A closer look at the LZR also reveals several panels made from an extremely thin polyurethane membrane. The membrane is cut into panels by lasers and bonded into the suit.
"There were so many challenges in creating this suit," Speedo vice president Stu Issac said. "As opposed to using fabrics that already existed and using them in new ways, we had to create the fabric to our specs and find somebody who could do this incredibly fine fiber and weave it into one of the highest densities in stitch count per square inch of any fabric in the world."
Long before the suit went into production at a lone factory in Portugal, Speedo had to pull together a wealth of researchers, designers, athletes and coaches from around the globe. Even NASA's Langley Research Center got involved for surface drag testing of more than 60 types of fabric. There was water flume testing, fluid dynamics analysis and even three-dimensional body scanning of more than 400 elite athletes to learn more about the precise shape of bodies.
At each major step of the suit's development, FINA was asked for its approval, Issac said. Since the suit's introduction, FINA consistently has upheld the legality of its design. Nike, Arena and Diana are rushing to come up with an answer to the LZR and are expected to submit new suits for FINA approval at a June 3 meeting in Lausanne, Switzerland. If they don't, some of their swimmers might be tempted to wear Speedo's suit at next month's U.S. Olympic trials.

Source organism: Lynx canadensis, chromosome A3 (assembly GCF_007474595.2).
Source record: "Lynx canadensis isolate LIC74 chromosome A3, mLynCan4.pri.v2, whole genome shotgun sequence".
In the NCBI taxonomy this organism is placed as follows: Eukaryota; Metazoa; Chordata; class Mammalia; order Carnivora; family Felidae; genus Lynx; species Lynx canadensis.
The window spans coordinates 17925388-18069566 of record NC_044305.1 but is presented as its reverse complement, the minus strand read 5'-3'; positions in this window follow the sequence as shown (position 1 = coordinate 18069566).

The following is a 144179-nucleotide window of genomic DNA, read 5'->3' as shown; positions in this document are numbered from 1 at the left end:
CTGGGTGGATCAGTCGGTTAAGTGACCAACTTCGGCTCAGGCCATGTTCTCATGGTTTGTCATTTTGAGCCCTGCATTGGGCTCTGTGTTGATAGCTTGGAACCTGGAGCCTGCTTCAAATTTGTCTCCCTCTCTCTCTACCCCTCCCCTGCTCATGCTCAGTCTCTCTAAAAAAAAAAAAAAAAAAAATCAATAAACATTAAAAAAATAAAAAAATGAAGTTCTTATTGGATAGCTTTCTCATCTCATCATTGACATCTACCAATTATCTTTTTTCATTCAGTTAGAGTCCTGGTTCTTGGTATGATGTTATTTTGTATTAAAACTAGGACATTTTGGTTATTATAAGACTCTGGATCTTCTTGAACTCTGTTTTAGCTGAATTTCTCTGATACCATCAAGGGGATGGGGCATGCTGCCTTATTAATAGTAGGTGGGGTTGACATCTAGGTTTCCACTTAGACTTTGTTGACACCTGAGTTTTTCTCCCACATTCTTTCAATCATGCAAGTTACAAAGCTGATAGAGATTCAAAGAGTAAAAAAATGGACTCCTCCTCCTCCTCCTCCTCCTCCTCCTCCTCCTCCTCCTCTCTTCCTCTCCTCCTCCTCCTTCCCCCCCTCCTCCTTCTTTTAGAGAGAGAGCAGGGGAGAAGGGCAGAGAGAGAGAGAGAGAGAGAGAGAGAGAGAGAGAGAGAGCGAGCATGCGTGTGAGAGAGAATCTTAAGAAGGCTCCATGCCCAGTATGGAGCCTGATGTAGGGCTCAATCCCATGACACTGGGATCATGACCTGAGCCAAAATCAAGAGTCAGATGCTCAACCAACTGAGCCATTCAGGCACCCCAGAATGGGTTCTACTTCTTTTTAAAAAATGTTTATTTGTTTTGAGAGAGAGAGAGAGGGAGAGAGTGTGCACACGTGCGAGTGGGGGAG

"I would strongly advise them to wear the suit at the trials or they may end up at home watching the Olympics on NBC," U.S. Olympic swim coach Mark Schubert said.
Records Likely To Fall
Speedo says the LZR suit has 10 percent less drag than its Fastskin FSII suit and 5 percent less drag than the Speedo FS PRO. The records established in the LZR speak for themselves. And so do athletes who have tried the new suit.
"It's amazing," said the University of Georgia's J.P. Arnold, who is training in Brandon under Banks in preparation for next month's U.S. Olympic swim trials. "It's definitely considerably better than all the other suits, but I don't think it's unfair to use it. It's just the way the sport is progressing."
TYR, meanwhile, claims Speedo has violated antitrust laws by making deals with Schubert to promote the advantages of wearing the LZR suit at the trials and in the Beijing Games. Schubert said he wouldn't be surprised "to see every swimming world record broken at the Games."
Issac said there is going to be a team of Speedo staff at the U.S. trials in Omaha, Neb., to make the LZR suit available to any swimmer who wants one - including those who have contracts with other companies. If those swimmers decide to wear the LZR, some are expected to black out the Speedo logo during the meet. That, Issac said, would be "disappointing," but he's not too concerned about it.
"If they did that, I don't think there'd be much confusion on the starting block as to what they're wearing," Issac said. "Our suit looks and performs like nothing else."
Reporter Bill Ward can be reached at (813) 259-7456